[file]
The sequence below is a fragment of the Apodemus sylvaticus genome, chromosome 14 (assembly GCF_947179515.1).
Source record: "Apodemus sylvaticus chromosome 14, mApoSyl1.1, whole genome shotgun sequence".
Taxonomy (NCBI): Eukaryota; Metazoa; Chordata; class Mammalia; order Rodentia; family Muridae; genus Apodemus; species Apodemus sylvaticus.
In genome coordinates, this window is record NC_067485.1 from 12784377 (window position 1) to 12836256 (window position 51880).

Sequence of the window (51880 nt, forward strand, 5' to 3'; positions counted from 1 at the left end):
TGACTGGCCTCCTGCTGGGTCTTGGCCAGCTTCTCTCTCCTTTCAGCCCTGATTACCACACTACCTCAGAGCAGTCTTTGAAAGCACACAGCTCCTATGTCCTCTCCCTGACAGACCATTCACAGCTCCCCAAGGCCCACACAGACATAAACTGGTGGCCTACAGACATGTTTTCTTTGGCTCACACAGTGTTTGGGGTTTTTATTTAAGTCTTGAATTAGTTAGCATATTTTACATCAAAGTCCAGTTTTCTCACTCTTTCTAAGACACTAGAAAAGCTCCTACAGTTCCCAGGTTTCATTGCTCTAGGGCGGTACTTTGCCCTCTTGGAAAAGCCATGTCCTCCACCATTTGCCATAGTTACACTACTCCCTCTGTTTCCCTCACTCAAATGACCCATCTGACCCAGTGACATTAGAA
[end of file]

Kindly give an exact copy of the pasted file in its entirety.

The sequence below is a fragment of the Apodemus sylvaticus genome, chromosome 14 (assembly GCF_947179515.1).
Source record: "Apodemus sylvaticus chromosome 14, mApoSyl1.1, whole genome shotgun sequence".
Taxonomy (NCBI): Eukaryota; Metazoa; Chordata; class Mammalia; order Rodentia; family Muridae; genus Apodemus; species Apodemus sylvaticus.
In genome coordinates, this window is record NC_067485.1 from 12784377 (window position 1) to 12836256 (window position 51880).

Sequence of the window (51880 nt, forward strand, 5' to 3'; positions counted from 1 at the left end):
TGACTGGCCTCCTGCTGGGTCTTGGCCAGCTTCTCTCTCCTTTCAGCCCTGATTACCACACTACCTCAGAGCAGTCTTTGAAAGCACACAGCTCCTATGTCCTCTCCCTGACAGACCATTCACAGCTCCCCAAGGCCCACACAGACATAAACTGGTGGCCTACAGACATGTTTTCTTTGGCTCACACAGTGTTTGGGGTTTTTATTTAAGTCTTGAATTAGTTAGCATATTTTACATCAAAGTCCAGTTTTCTCACTCTTTCTAAGACACTAGAAAAGCTCCTACAGTTCCCAGGTTTCATTGCTCTAGGGCGGTACTTTGCCCTCTTGGAAAAGCCATGTCCTCCACCATTTGCCATAGTTACACTACTCCCTCTGTTTCCCTCACTCAAATGACCCATCTGACCCAGTGACATTAGAA